• message_retrieval() method: returns a list of strings or a list of message objects. If a list of message objects is returned, they currently must contain the fields of OpenAI's ChatCompletion Message object, since that is expected for function or tool calling in the rest of the codebase at the moment, unless a custom agent is being used.
    • cost()method: returns an integer, and if you don't care about cost tracking you can just return 0.
    • get_usage(): returns a dictionary, and if you don't care about usage tracking you can just return an empty dictionary {}.
  • Make sure you have a corresponding entry in the OAI_CONFIG_LIST and that that entry has the "model_client_cls":"<custom-model-class-name>" field.
  • Make sure you have registered the client using the corresponding config entry and your new class agent.register_model_client(model_client_cls=<class-of-custom-model>, [other optional args])
  • Make sure that all of the custom models defined in the OAI_CONFIG_LIST have been registered.
  • Any other troubleshooting might need to be done in the custom code itself.

Conclusion

With the ability to use custom models, AutoGen now offers even more flexibility and power for your AI applications. Whether you've trained your own model or want to use a specific pre-trained model, AutoGen can accommodate your needs. Happy coding!

· 7 min read
Adam Fourney
Qingyun Wu

AutoGenBench

AutoGenBench is a standalone tool for evaluating AutoGen agents and workflows on common benchmarks.

TL;DR

Today we are releasing AutoGenBench - a tool for evaluating AutoGen agents and workflows on established LLM and agentic benchmarks.

AutoGenBench is a standalone command line tool, installable from PyPI, which handles downloading, configuring, running, and reporting supported benchmarks. AutoGenBench works best when run alongside Docker, since it uses Docker to isolate tests from one another.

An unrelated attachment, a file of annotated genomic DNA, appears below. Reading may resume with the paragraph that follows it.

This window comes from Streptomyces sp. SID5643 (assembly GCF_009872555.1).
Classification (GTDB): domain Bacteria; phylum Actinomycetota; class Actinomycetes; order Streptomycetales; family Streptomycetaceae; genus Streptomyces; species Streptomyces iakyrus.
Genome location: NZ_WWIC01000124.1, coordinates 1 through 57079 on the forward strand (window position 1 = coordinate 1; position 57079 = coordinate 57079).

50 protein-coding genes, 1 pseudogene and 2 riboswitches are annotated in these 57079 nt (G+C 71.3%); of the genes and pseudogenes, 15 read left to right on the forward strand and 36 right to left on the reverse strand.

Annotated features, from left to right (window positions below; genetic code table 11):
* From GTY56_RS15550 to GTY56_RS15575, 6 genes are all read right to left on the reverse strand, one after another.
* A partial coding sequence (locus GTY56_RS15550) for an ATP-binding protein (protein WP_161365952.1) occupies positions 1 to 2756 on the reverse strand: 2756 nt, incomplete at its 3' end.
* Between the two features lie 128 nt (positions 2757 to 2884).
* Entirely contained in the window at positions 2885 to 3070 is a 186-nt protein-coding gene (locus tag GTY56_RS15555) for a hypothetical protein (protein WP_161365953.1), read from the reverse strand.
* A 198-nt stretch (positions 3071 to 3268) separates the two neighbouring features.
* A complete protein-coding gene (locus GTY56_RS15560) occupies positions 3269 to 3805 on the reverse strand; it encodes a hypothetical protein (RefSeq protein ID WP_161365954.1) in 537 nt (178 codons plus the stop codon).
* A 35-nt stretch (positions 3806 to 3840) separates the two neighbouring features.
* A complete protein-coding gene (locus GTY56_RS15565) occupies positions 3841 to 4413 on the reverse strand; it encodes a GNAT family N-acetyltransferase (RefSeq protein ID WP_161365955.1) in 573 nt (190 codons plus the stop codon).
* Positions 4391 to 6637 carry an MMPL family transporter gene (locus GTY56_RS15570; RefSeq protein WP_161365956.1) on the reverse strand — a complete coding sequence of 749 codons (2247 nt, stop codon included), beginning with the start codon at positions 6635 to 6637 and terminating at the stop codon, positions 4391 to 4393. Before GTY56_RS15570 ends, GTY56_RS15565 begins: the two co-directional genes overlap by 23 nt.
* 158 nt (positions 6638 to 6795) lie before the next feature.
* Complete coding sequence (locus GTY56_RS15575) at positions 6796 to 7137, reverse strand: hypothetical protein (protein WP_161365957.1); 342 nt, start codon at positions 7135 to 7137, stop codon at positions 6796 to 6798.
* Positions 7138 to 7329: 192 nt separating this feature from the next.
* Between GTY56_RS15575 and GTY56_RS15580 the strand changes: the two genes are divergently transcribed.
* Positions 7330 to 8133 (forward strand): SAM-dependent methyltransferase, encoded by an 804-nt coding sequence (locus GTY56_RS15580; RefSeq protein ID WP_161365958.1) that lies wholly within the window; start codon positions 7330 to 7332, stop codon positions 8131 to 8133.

Quick Start

Get started quickly by running the following commands in a bash terminal.

Note: You may need to adjust the path to the OAI_CONFIG_LIST, as appropriate.

export OAI_CONFIG_LIST=$(cat ./OAI_CONFIG_LIST)
pip install autogenbench
autogenbench clone HumanEval
cd HumanEval
cat README.md
autogenbench run --subsample 0.1 --repeat 3 Tasks/human_eval_two_agents.jsonl
autogenbench tabulate Results/human_eval_two_agents

Introduction

Measurement and evaluation are core components of every major AI or ML research project. The same is true for AutoGen. To this end, today we are releasing AutoGenBench, a standalone command line tool that we have been using to guide development of AutoGen. Conveniently, AutoGenBench handles: downloading, configuring, running, and reporting results of agents on various public benchmark datasets. In addition to reporting top-line numbers, each AutoGenBench run produces a comprehensive set of logs and telemetry that can be used for debugging, profiling, computing custom metrics, and as input to AgentEval. In the remainder of this blog post, we outline core design principles for AutoGenBench (key to understanding its operation); present a guide to installing and running AutoGenBench; outline a roadmap for evaluation; and conclude with an open call for contributions.

Design Principles

AutoGenBench is designed around three core design principles. Knowing these principles will help you understand the tool, its operation and its output. These three principles are:

  • Repetition: LLMs are stochastic, and in many cases, so too is the code they write to solve problems. For example, a Python script might call an external search engine, and the results may vary run-to-run. This can lead to variance in agent performance. Repetition is key to measuring and understanding this variance. To this end, AutoGenBench is built from the ground up with an understanding that tasks may be run multiple times, and that variance is a metric we often want to measure.